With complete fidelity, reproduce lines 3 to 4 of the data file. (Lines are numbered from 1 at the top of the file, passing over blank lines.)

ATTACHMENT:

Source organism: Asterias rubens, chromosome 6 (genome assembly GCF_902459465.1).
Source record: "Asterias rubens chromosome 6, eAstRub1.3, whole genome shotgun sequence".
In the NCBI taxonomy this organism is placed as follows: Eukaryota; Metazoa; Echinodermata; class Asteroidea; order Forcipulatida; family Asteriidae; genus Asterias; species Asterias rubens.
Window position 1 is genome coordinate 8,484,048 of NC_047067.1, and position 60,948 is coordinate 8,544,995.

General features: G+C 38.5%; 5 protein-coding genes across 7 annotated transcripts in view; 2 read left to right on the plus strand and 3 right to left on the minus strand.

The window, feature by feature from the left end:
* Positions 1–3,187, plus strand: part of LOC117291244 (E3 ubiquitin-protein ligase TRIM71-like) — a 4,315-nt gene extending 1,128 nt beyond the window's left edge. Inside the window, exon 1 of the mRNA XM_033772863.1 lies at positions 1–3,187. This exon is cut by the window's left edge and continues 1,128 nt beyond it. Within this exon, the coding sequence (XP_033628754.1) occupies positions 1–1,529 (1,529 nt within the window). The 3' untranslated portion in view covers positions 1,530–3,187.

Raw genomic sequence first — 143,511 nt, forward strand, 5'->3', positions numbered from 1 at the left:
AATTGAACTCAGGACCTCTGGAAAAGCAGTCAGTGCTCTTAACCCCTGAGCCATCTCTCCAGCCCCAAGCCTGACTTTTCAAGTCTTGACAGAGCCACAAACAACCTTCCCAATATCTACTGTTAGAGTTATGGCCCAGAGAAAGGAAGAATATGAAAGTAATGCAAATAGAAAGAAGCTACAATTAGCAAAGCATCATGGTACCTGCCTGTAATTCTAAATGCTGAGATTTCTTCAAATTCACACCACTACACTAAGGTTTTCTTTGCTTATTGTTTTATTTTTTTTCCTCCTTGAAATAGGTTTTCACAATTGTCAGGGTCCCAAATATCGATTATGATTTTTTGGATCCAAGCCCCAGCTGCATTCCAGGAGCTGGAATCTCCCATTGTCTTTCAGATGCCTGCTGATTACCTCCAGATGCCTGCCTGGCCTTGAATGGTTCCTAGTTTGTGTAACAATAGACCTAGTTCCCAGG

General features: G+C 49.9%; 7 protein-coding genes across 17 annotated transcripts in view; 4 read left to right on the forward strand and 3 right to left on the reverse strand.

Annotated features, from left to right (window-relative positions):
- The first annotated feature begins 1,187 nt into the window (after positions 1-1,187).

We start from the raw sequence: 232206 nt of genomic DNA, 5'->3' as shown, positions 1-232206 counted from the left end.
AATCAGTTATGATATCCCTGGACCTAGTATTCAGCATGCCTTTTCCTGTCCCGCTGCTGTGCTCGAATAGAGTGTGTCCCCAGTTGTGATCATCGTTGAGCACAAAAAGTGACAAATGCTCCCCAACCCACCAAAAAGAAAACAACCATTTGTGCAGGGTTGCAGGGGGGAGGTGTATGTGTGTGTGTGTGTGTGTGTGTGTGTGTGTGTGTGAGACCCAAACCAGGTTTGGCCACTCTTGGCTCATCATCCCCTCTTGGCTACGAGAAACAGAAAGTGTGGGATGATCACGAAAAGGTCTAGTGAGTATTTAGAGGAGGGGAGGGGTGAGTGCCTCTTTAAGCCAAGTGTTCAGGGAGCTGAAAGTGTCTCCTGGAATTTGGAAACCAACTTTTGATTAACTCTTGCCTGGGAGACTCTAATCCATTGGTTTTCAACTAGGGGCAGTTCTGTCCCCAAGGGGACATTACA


In the NCBI taxonomy this organism is placed as follows: Eukaryota; Metazoa; Echinodermata; class Asteroidea; order Forcipulatida; family Asteriidae; genus Asterias; species Asterias rubens.
Window position 1 is genome coordinate 8,484,048 of NC_047067.1, and position 60,948 is coordinate 8,544,995.